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Monday, September 22, 2014
Mabvuto Banda interviews Malawian President JOYCE BANDA
- Malawi’s President Joyce Banda is campaigning ahead of next month’s elections to extend her term of office. But many believe that the massive public service corruption scandal here has weakened her chances of winning.
This southern African nation goes to the polls on May 20. However, after a February auditor’s report into the scandal revealed that 30 million dollars were stolen over just six months in 2013, Africa’s second female president has faced calls to resign. She become president in April 2012 after her predecessor President Bingu wa Mutharika died in office.
But Banda is confident that she has done more than enough to address the corruption — where a total of more than 100 million dollars were suspected to have been looted from the government since 2006 — and ensure her chances of retaining office.
She has taken on the powerful players involved in the corruption scandal and arrested 68 people, including a former cabinet minister, businessmen and senior public officers. “Cashgate” was first exposed last September after a failed assassination attempt on a government budget director who was believed to be on the verge of revealing the theft.
Banda has frozen over 30 bank accounts and 18 cases are currently in court. In this interview, Africa’s most influential woman discusses with IPS correspondent Mabvuto Banda her two years in power, the challenges, and what her hopes are for the future. Excerpts follow:
Q: President Banda, it’s been a tough two years of fighting to right a sputtering economy left by your predecessor, the late President Mutharika. How have you fared?
A: We inherited an economy that was in a crisis. Today, we have turned around the economy because we took decisive action to heal the country, recover the economy, and build a strong foundation for growth. It’s been two years since our people spent hours in fuel queues, it’s been two years since businesses struggled to access foreign exchange.
Q: How did you manage to do that?
A: We agreed to swallow the bitter pill and made unpopular decisions like the devaluation of the Kwacha, we have been implementing a tight monetary policy…our fiscal policy has been tight. These are some of the pills that have set the economy on a path of healing and represent the foundation of a transformational agenda that we will implement in the next five years.
Q: You rightly said that your first job was to bring back donor confidence and unlock aid which was withdrawn. You did that but now because of the “Cashgate” scandal, donors have suspended 150 million dollars in budget support. Do you take responsibility for this?
A: Yes, I do because “Cashgate” happened on my watch and my job entails that I take responsibility and deal with it. This is why we have taken far-reaching measures in dealing with fraud and corruption and engaged foreign forensic auditors to get to the bottom of this corruption in the public service.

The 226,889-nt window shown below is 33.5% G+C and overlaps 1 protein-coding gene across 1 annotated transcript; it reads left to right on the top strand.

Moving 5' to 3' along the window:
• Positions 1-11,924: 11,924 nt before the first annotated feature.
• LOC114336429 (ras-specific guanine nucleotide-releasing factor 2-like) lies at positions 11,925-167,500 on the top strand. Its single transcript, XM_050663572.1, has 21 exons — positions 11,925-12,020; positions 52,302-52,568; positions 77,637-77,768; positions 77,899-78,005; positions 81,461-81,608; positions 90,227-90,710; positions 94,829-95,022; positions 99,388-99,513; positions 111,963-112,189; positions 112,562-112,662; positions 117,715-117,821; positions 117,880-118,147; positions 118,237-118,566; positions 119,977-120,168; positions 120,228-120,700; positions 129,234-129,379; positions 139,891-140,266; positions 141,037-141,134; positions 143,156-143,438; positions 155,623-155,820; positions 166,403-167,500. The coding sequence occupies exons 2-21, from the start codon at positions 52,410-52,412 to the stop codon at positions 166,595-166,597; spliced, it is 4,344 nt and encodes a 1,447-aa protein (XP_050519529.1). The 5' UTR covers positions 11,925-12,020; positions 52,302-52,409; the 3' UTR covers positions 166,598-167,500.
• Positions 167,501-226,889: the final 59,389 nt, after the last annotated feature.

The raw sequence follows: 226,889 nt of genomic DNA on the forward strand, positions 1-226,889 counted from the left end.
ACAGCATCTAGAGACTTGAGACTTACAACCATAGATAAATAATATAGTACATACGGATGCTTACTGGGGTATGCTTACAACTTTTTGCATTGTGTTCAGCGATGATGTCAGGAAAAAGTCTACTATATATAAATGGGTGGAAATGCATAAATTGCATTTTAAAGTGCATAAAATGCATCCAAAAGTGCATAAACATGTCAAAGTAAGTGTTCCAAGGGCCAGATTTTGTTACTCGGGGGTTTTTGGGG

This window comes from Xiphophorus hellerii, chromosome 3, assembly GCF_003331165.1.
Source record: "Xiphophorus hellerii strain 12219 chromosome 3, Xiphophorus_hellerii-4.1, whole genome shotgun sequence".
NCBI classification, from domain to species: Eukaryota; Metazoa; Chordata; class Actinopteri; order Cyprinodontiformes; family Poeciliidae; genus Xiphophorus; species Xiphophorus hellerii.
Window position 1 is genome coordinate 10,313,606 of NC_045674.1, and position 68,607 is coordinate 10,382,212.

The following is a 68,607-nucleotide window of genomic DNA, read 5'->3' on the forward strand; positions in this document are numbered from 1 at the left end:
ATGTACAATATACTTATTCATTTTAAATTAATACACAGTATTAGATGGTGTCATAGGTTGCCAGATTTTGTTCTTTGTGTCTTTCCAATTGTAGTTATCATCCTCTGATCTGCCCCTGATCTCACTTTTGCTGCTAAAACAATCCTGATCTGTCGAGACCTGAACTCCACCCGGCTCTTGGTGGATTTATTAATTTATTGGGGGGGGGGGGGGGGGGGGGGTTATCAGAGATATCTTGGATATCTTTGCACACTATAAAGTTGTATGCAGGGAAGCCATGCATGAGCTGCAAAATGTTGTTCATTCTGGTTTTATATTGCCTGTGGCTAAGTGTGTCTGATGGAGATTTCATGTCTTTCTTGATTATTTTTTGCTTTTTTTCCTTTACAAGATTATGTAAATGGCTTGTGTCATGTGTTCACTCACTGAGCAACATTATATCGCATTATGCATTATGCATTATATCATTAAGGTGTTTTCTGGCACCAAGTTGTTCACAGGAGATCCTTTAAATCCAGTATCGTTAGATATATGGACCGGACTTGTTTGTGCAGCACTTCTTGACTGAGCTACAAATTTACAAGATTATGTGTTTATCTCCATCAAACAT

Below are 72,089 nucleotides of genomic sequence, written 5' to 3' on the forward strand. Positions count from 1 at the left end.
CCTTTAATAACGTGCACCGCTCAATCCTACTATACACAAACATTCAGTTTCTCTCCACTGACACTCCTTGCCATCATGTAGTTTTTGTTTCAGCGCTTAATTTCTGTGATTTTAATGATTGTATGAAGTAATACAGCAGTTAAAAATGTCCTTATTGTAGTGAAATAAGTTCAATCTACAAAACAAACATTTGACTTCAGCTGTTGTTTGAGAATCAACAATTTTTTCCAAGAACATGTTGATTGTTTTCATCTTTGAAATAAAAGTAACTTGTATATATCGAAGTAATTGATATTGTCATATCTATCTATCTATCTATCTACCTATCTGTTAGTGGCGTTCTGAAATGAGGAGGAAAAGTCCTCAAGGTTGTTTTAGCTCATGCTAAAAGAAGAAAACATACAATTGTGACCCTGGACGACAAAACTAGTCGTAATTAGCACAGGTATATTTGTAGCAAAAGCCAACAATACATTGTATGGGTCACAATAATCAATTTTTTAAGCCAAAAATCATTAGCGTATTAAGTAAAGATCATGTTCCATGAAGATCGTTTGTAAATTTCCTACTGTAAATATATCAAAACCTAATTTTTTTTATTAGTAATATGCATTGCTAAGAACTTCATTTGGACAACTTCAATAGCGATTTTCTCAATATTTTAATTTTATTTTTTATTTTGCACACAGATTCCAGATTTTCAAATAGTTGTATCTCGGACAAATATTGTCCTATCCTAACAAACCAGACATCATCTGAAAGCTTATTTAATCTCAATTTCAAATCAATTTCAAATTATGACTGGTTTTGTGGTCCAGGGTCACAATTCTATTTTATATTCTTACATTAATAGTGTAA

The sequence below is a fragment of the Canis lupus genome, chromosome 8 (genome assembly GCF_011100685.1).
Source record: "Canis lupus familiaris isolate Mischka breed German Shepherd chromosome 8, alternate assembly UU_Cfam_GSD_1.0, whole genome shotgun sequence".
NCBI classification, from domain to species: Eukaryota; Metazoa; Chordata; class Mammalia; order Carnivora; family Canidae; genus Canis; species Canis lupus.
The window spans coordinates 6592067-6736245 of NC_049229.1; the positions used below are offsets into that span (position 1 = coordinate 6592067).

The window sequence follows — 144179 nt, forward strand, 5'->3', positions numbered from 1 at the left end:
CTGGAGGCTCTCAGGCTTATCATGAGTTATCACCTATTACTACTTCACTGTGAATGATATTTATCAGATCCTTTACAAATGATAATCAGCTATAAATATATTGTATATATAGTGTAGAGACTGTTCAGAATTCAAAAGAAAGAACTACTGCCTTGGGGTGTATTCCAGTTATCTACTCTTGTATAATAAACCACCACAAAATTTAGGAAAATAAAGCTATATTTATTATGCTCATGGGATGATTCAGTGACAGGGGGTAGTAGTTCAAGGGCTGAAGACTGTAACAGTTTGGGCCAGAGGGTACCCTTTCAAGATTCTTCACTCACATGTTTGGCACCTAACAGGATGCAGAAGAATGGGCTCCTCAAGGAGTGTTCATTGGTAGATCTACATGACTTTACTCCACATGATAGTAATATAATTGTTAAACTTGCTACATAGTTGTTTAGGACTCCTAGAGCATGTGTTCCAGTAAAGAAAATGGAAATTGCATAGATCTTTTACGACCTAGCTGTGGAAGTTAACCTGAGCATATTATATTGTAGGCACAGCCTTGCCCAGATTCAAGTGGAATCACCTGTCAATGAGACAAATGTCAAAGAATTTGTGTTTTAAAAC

Q: Your critics think your administration is not doing much to get to the bottom of all this. Any comment?
A: Sixty-eight people, including a former member of my cabinet, have been arrested, more than 18 cases are already in court, 33 bank accounts have been frozen. This is the risk I have taken which very few African leaders do when they are facing an election.
I have vowed not to shield anyone, even if it means one of my relations is involved. Now tell me, is this not proof enough that we are taking this corruption very seriously?
Q: But many believe that you personally benefited from this “Cashgate” scandal. What do you say?
A: When you are fighting the powerful, an influential syndicate like this one, this is not surprising. Secondly, this is an election year and you will hear a lot of things but the truth shall come out.
The other thing you should know is that I am a woman in a role dominated by men and I am therefore not surprised that I am getting such amount of pushback…we shall overcome this, and those responsible for stealing state funds will be jailed and their properties confiscated.
Q: You face an election next month and the London-based Economist Intelligence Unit has projected that you will win the election despite the scandal. Do you believe that?
A: Yes I do believe that I will win this election. I also know though that it’s a close one but the advantage is that people have seen what we have done in two years.
We have repealed repressive laws, we have changed the status of women, the media is free, and we allowed everyone to demonstrate freely when just two years ago people were being killed for doing just that.
Q: Forbes Magazine named you as the continent’s most powerful woman. Do you feel that powerful?
A: No, I don’t. I will feel that powerful when every woman in Malawi and Africa is free from hate and is empowered.
I will feel powerful when woman no longer have to lose their lives because they are abused, when they stop dying from avoidable pregnancy-related deaths. I will feel powerful when women in Africa take their rightful place as equals.